together - 24 hours a day.

8.  Encourage breastfeeding on  demand.

9.  Give no artificial teats or pacifiers (also called
dummies or soothers) to breastfeeding  infants.

10.  Foster the establishment of breastfeeding support groups
and refer mothers to them on discharge from the hospital or
clinic.

In addition, facilities should refuse to accept free and
low-cost supplies of breastmilk substitutes, feeding  bottles
and teats.

- From Protecting, Promoting and Supporting Breastfeeding:
The special role of maternity services; A Joint WHO/UNICEF
Statement (WHO, 1989) and 'The Global Criteria for the
WHO/UNICEF Baby-Friendly Hospital Initiative' (UNICEF, 1992)

                        * * * *

Spotlight on Vitamin A

Impact of deficiency

Vitamin A deficiency makes children especially vulnerable to
infection and worsens the course of many infections.
Supplementation with vitamin A is estimated to lower a
child's risk of dying by approximately 23 per cent. The
deficiency is also the single most important cause of
blindness among children in developing countries.

Who is affected

Over 100 million pre-school-age children suffer from vitamin
A deficiency. Vitamin A deficiency is also likely to be
widespread among women in their reproductive years in many
countries.

What vitamin A does

Vitamin A, stored normally in the liver, is crucial for
effective immune-system functioning, protecting the 
integrity of epithelial cells lining the skin, the surface of
the eyes, the inside of the mouth and the  alimentary and
respiratory tracts. When this  defence breaks down in a
vitamin A-deficient  child, the child is more likely to
develop infections, and the severity of an infection is
likely to be greater.

Depending on the degree of the deficiency, a range of
abnormalities also appears in the eyes of vitamin A-deficient
children. In the mildest form, night-blindness  occurs
because the rods in the eye no longer produce rhodopsin, a
pigment  essential for seeing in the dark. In more severe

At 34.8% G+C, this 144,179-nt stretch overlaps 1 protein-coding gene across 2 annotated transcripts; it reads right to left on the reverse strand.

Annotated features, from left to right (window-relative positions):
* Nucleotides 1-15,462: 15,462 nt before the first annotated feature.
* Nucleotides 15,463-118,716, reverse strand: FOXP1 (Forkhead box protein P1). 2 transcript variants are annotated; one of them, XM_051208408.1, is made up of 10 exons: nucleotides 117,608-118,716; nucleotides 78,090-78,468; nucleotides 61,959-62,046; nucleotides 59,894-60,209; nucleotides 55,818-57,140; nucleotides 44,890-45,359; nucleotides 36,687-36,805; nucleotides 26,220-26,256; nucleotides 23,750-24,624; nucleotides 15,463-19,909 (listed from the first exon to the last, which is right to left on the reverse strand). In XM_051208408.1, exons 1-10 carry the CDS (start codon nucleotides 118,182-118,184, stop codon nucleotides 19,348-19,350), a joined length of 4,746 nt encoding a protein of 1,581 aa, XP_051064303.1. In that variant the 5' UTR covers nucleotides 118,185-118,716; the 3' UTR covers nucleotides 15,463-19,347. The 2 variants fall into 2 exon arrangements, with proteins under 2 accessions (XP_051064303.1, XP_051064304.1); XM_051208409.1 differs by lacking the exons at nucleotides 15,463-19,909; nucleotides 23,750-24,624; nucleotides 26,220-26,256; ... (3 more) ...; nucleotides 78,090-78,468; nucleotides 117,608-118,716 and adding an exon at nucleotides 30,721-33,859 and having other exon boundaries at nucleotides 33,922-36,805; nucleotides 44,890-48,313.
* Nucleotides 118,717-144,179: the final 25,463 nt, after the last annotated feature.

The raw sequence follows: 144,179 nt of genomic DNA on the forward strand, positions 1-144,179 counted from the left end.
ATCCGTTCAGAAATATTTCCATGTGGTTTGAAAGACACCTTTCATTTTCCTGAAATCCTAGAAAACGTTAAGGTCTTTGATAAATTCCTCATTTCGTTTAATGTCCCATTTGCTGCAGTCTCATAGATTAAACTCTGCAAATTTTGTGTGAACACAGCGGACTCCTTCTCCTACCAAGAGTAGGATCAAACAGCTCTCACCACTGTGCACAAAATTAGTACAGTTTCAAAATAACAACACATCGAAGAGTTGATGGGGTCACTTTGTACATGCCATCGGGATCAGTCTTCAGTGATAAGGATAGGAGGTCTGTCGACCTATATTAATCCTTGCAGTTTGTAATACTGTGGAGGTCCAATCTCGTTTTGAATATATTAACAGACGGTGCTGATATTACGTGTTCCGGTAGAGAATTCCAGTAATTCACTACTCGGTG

forms, lesions occur on the conjunctiva and the cornea that
if left  untreated can cause irreversible damage, including
partial or total blindness.

Sources

Vitamin A is found as retinol in breast milk, liver, eggs,
butter and whole cow's milk. Carotene, a precursor of vitamin
A that is converted to retinol in the abdominal walls, is
found in green leafy vegetables, orange and yellow fruits,
and red palm oil.

                         * * * *

Spotlight: Zinc

Impact of deficiency

Zinc deficiency in malnourished  children contributes to
growth failure and susceptibility to infections. Zinc
deficiency is also thought to be  associated with 
complications of childbirth.

Who is affected

Data on the prevalence of zinc deficiency are unavailable, as
there is no reliable method of determining zinc status at the
population level. Zinc deficiency is likely to be a public
health problem, however, in areas where overall malnutrition
is prevalent; it is now recognized as such in many countries.

What zinc does

Zinc promotes normal growth and  development. It forms part
of the  molecular structure of 80 or more known enzymes that
work with red blood cells to move carbon dioxide from tissues
to lungs. Zinc also helps maintain an effective immune
system. Severe zinc deficiency causes growth retardation,
diarrhoea, skin lesions, loss of appetite, hair loss and, in
boys, slow sexual  development. Zinc has now been shown to
have a therapeutic effect on diarrhoea  cases.

Sources

Breastmilk has small amounts of zinc that are readily
absorbed. Other sources include whole-grain cereals, legumes,
meat, chicken and fish. Vegetables and fruits contain little
zinc but when eaten with cereals may increase the
bio-availability  of zinc in cereals.

                      * * * *

Spotlight: Iron

Impact of deficiency

Iron deficiency anaemia, the most  common nutritional
disorder in the world,  impairs immunity and reduces the
physical and mental capacities of populations. In infants 
and young children, even mild anaemia can  impair
intellectual development. Anaemia in pregnancy is an